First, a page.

How I failed as a Digital Nomad
A normal day
It’s 10am on a Wednesday in Chiang Mai, and I’ve just opened my eyes after a long night drinking Hong Thong.
It’s crystal clear I won’t be spending much time out of bed today.
I nudge my partner, who usually wakes up better after a big night. She spends a few mins adjusting to the morning light and takes a drink of water. I make the suggestion that she should get some breakfast from Baan Bakery.
Back to bed I go for another hour…
That’s not how it was supposed to be..
I learned about the digital nomad lifestyle in early 2014 after stumbling on this reddit post. I spent the year consuming everything I could on the subject: Podcasts, books, videos, and forum posts.
In December I pulled the trigger. I had a large amount of savings and was ready to begin my life as a digital nomad.
My days were going to be spent banging out quality work, while I enjoyed low living costs.
I spent my time in Thailand drinking cheap beer, visiting beautiful temples, and eating amazing food. That’s out of character for me. Back in the 9–5 life I was motivated and productive.
Faced with unlimited time and freedom, I achieved nothing productive.
This went on for 3 months before I packed up and returned to “real life”. Instead of creating something long-term, I vacationed.
The key reasons my goal failed:
I stayed in a popular digital nomad location: The Smith Residence. This place has quality internet, a gym/pool, and friendly staff on the front desk.
It’s an awesome atmosphere, if you’re a traveller looking to meet interesting people. But it’s terrible for productivity.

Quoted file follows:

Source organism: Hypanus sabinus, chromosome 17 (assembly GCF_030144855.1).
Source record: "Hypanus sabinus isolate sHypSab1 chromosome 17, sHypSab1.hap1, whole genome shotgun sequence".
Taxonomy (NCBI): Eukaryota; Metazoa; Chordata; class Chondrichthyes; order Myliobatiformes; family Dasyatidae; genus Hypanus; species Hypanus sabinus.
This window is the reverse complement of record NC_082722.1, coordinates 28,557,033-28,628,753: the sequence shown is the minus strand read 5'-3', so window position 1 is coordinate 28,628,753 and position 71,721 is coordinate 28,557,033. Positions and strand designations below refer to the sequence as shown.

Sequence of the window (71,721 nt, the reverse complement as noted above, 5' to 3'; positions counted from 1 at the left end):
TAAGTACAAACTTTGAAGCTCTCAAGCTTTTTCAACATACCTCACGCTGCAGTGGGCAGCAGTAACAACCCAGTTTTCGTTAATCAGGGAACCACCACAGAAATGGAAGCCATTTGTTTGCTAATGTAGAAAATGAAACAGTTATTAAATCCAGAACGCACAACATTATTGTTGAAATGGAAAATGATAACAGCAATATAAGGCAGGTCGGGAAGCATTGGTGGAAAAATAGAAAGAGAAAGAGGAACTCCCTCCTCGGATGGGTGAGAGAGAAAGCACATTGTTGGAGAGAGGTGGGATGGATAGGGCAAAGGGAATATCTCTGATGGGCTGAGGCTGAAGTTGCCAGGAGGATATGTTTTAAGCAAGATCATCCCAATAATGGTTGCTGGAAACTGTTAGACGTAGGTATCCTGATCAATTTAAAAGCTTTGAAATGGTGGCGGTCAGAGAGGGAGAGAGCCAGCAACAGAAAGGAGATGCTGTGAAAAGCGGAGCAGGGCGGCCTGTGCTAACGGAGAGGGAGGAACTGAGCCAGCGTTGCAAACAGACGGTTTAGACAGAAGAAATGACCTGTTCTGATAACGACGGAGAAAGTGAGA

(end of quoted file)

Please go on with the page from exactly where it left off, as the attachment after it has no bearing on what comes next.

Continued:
Not socializing was impossible. After a week in The Smith, you’ll know everyone. Unless you have willpower of steel, you’ll be spending every minute doing something exciting — even if you’re antisocial.
Lesson learned: Stay in a ‘real’ house or apartment instead of a long-term hotel. It’s cheaper and less distracting.
2. Planning and research
I did a lot of planning and research before leaving. I even developed a daily budget, which was surprisingly accurate and effective (my daily limit was $30AUD per day).
My workflow goals were less successful. The initial target was to work 8 hours a day on various projects (50/50 split between my own and clients). Following the colloquial wisdom of digital nomad forums, I attempted to work from cafes.
I had some success after finding a quiet place (if you’re in Chiang Mai check out librarista), but I didn’t have the initial infrastructure. I needed privacy to hold Skype meetings and room to spread out.
It got easier after a while. I can comfortably work for 2–3 hours in a cafe environment now. But the initial difficulty was a key barrier to my success.
This hurdle isn’t rare. It’s a common complaint online that working remotely is difficult at first. I didn’t pay enough attention to the possible issues; instead, I was busy looking at the positives.
Lesson learned: Take note of the common issues when researching and keep your assumptions in check.
“If you’re serious about becoming a digital nomad, you have to go all in. Don’t think for a second that it’s possible to ‘try it’ — it’s all or nothing.”
I wish I had this advice (and actually listened to it).
I gave myself three months to trial the digital nomad lifestyle. This was my biggest mistake.
That three month trial made the experience feel temporary. My goal was to stay long-term, but the theoretical end date distorted my thinking. It gave me a sense of safety and decreased my drive for success.
Lesson Learned: Get serious and commit 100% of your time and energy to the long-term goal. No trial periods — dive in.
Was It A Waste?
No, it wasn’t a waste. Although the journey didn’t end where I had hoped, it was a valuable experience. I now have a much better chance of success in round two.
Best of luck in your digital nomad journey. I hope you can learn for my mistakes and succeed on the first attempt!